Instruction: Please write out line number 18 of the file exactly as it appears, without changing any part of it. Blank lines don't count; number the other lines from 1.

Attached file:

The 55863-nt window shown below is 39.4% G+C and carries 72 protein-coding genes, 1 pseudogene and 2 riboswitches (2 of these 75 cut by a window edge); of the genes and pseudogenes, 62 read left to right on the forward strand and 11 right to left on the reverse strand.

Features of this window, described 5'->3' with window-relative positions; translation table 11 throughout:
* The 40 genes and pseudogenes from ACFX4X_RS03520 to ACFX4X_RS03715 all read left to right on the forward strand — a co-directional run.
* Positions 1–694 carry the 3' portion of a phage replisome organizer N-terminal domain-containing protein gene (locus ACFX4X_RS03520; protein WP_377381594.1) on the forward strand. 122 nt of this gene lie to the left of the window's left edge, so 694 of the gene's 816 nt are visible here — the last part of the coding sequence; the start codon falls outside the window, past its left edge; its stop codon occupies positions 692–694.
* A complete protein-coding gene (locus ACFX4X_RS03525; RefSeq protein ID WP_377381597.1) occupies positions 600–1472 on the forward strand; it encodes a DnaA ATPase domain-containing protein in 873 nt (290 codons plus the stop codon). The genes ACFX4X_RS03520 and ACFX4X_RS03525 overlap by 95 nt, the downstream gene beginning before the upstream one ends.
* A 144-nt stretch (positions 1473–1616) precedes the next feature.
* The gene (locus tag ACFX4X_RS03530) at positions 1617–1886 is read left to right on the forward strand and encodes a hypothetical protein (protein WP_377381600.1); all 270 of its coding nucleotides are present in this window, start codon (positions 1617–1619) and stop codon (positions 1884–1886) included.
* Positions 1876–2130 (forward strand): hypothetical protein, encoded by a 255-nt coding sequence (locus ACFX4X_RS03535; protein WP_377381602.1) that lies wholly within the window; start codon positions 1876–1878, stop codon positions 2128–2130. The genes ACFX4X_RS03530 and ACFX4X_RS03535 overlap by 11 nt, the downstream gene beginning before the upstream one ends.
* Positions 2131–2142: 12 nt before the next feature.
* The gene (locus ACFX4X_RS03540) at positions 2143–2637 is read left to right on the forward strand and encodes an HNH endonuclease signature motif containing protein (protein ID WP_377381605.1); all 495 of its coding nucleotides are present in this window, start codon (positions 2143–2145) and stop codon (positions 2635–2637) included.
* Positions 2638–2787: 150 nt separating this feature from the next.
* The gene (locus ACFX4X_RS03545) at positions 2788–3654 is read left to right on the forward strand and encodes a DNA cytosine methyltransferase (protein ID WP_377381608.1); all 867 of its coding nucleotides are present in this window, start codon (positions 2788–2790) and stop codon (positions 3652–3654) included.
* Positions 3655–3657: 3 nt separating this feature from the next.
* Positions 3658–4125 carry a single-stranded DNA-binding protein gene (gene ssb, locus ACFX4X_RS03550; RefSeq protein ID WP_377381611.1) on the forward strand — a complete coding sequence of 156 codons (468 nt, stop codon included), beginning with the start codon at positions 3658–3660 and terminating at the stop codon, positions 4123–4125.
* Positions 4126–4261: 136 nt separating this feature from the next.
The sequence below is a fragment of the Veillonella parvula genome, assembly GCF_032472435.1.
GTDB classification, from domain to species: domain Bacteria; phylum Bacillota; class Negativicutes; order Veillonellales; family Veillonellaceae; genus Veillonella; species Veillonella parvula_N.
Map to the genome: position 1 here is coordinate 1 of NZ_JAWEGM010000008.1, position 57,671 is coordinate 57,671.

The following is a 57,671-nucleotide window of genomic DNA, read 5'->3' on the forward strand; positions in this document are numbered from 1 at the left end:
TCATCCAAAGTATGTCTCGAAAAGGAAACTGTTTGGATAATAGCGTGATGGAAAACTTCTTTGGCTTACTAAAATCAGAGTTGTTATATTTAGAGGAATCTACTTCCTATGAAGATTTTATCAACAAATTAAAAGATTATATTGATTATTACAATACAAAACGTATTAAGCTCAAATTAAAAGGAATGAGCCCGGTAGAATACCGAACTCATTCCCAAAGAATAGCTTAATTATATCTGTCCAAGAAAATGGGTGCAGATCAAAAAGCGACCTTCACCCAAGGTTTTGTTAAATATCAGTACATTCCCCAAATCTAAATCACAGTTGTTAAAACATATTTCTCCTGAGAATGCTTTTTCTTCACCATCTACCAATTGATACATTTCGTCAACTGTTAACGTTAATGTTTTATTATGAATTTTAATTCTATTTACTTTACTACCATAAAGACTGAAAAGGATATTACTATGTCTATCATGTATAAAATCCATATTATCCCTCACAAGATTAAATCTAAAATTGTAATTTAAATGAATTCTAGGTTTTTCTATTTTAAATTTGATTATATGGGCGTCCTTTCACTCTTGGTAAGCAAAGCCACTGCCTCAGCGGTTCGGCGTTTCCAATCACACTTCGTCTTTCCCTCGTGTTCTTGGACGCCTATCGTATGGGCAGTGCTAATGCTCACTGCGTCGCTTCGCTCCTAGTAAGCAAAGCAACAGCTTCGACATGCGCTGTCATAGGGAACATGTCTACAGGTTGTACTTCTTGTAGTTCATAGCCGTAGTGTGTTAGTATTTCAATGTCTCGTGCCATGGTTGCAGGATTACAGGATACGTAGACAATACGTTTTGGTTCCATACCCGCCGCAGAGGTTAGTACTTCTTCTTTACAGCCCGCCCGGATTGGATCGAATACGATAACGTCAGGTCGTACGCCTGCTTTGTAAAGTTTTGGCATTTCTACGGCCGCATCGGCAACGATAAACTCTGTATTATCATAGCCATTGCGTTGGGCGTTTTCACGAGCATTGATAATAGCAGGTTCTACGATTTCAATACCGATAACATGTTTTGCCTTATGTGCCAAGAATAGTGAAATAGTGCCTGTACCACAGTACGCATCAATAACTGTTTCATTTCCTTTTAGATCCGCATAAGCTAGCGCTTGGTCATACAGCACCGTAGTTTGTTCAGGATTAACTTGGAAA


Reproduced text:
Map to the genome: position 1 here is coordinate 1 of NZ_JAWEGM010000008.1, position 57,671 is coordinate 57,671.